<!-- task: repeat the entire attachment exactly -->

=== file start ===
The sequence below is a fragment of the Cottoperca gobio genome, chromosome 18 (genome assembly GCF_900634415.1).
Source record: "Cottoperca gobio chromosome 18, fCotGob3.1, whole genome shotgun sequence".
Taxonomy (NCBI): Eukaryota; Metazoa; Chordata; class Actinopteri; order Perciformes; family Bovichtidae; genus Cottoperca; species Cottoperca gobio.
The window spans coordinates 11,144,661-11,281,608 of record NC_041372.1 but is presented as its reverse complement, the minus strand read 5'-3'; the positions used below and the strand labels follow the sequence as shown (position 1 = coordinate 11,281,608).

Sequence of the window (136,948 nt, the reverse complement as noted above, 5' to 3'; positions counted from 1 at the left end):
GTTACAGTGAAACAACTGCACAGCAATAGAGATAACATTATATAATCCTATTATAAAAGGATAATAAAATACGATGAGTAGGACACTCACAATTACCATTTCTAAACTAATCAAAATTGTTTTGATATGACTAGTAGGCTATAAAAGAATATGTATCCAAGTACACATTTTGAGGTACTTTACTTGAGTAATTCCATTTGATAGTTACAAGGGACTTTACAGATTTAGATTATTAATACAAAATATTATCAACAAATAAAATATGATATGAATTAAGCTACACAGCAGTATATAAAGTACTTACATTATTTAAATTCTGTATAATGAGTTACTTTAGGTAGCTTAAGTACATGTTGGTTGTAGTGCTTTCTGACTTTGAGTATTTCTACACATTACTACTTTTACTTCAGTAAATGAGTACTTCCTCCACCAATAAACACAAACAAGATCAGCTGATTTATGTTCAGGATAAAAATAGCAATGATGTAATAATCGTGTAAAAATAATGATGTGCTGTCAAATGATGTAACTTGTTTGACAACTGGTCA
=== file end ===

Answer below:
The sequence below is a fragment of the Cottoperca gobio genome, chromosome 18 (genome assembly GCF_900634415.1).
Source record: "Cottoperca gobio chromosome 18, fCotGob3.1, whole genome shotgun sequence".
Taxonomy (NCBI): Eukaryota; Metazoa; Chordata; class Actinopteri; order Perciformes; family Bovichtidae; genus Cottoperca; species Cottoperca gobio.
The window spans coordinates 11,144,661-11,281,608 of record NC_041372.1 but is presented as its reverse complement, the minus strand read 5'-3'; the positions used below and the strand labels follow the sequence as shown (position 1 = coordinate 11,281,608).

Sequence of the window (136,948 nt, the reverse complement as noted above, 5' to 3'; positions counted from 1 at the left end):
GTTACAGTGAAACAACTGCACAGCAATAGAGATAACATTATATAATCCTATTATAAAAGGATAATAAAATACGATGAGTAGGACACTCACAATTACCATTTCTAAACTAATCAAAATTGTTTTGATATGACTAGTAGGCTATAAAAGAATATGTATCCAAGTACACATTTTGAGGTACTTTACTTGAGTAATTCCATTTGATAGTTACAAGGGACTTTACAGATTTAGATTATTAATACAAAATATTATCAACAAATAAAATATGATATGAATTAAGCTACACAGCAGTATATAAAGTACTTACATTATTTAAATTCTGTATAATGAGTTACTTTAGGTAGCTTAAGTACATGTTGGTTGTAGTGCTTTCTGACTTTGAGTATTTCTACACATTACTACTTTTACTTCAGTAAATGAGTACTTCCTCCACCAATAAACACAAACAAGATCAGCTGATTTATGTTCAGGATAAAAATAGCAATGATGTAATAATCGTGTAAAAATAATGATGTGCTGTCAAATGATGTAACTTGTTTGACAACTGGTCA